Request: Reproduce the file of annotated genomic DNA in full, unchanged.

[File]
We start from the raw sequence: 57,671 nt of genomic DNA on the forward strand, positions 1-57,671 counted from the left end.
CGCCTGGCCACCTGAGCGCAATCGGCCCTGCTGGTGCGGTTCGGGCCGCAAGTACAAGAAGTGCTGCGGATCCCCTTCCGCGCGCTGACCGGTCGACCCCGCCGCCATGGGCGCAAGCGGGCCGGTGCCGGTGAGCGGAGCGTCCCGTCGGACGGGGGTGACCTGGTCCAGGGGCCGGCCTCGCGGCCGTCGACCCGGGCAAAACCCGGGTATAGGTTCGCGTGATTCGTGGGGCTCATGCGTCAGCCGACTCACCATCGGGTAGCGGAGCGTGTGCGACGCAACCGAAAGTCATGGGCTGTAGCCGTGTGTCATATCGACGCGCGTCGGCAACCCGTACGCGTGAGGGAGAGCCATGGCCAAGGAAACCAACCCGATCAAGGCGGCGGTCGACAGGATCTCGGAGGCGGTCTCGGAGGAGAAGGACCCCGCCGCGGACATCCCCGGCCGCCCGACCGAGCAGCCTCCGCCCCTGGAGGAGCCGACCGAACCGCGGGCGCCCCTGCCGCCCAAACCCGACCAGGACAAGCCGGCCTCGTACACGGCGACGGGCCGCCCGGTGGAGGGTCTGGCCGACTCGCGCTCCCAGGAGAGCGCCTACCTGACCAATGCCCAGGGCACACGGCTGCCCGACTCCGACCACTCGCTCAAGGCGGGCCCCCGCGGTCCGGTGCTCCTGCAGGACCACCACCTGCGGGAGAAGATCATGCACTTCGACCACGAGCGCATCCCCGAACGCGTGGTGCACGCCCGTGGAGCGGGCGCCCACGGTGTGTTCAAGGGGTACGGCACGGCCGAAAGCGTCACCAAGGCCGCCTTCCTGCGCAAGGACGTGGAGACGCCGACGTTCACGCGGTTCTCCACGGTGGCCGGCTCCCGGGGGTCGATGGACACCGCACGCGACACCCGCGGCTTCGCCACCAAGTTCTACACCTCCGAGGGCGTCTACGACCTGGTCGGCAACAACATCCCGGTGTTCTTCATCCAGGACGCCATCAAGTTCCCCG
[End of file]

We start from the raw sequence: 57,671 nt of genomic DNA on the forward strand, positions 1-57,671 counted from the left end.
CGCCTGGCCACCTGAGCGCAATCGGCCCTGCTGGTGCGGTTCGGGCCGCAAGTACAAGAAGTGCTGCGGATCCCCTTCCGCGCGCTGACCGGTCGACCCCGCCGCCATGGGCGCAAGCGGGCCGGTGCCGGTGAGCGGAGCGTCCCGTCGGACGGGGGTGACCTGGTCCAGGGGCCGGCCTCGCGGCCGTCGACCCGGGCAAAACCCGGGTATAGGTTCGCGTGATTCGTGGGGCTCATGCGTCAGCCGACTCACCATCGGGTAGCGGAGCGTGTGCGACGCAACCGAAAGTCATGGGCTGTAGCCGTGTGTCATATCGACGCGCGTCGGCAACCCGTACGCGTGAGGGAGAGCCATGGCCAAGGAAACCAACCCGATCAAGGCGGCGGTCGACAGGATCTCGGAGGCGGTCTCGGAGGAGAAGGACCCCGCCGCGGACATCCCCGGCCGCCCGACCGAGCAGCCTCCGCCCCTGGAGGAGCCGACCGAACCGCGGGCGCCCCTGCCGCCCAAACCCGACCAGGACAAGCCGGCCTCGTACACGGCGACGGGCCGCCCGGTGGAGGGTCTGGCCGACTCGCGCTCCCAGGAGAGCGCCTACCTGACCAATGCCCAGGGCACACGGCTGCCCGACTCCGACCACTCGCTCAAGGCGGGCCCCCGCGGTCCGGTGCTCCTGCAGGACCACCACCTGCGGGAGAAGATCATGCACTTCGACCACGAGCGCATCCCCGAACGCGTGGTGCACGCCCGTGGAGCGGGCGCCCACGGTGTGTTCAAGGGGTACGGCACGGCCGAAAGCGTCACCAAGGCCGCCTTCCTGCGCAAGGACGTGGAGACGCCGACGTTCACGCGGTTCTCCACGGTGGCCGGCTCCCGGGGGTCGATGGACACCGCACGCGACACCCGCGGCTTCGCCACCAAGTTCTACACCTCCGAGGGCGTCTACGACCTGGTCGGCAACAACATCCCGGTGTTCTTCATCCAGGACGCCATCAAGTTCCCCG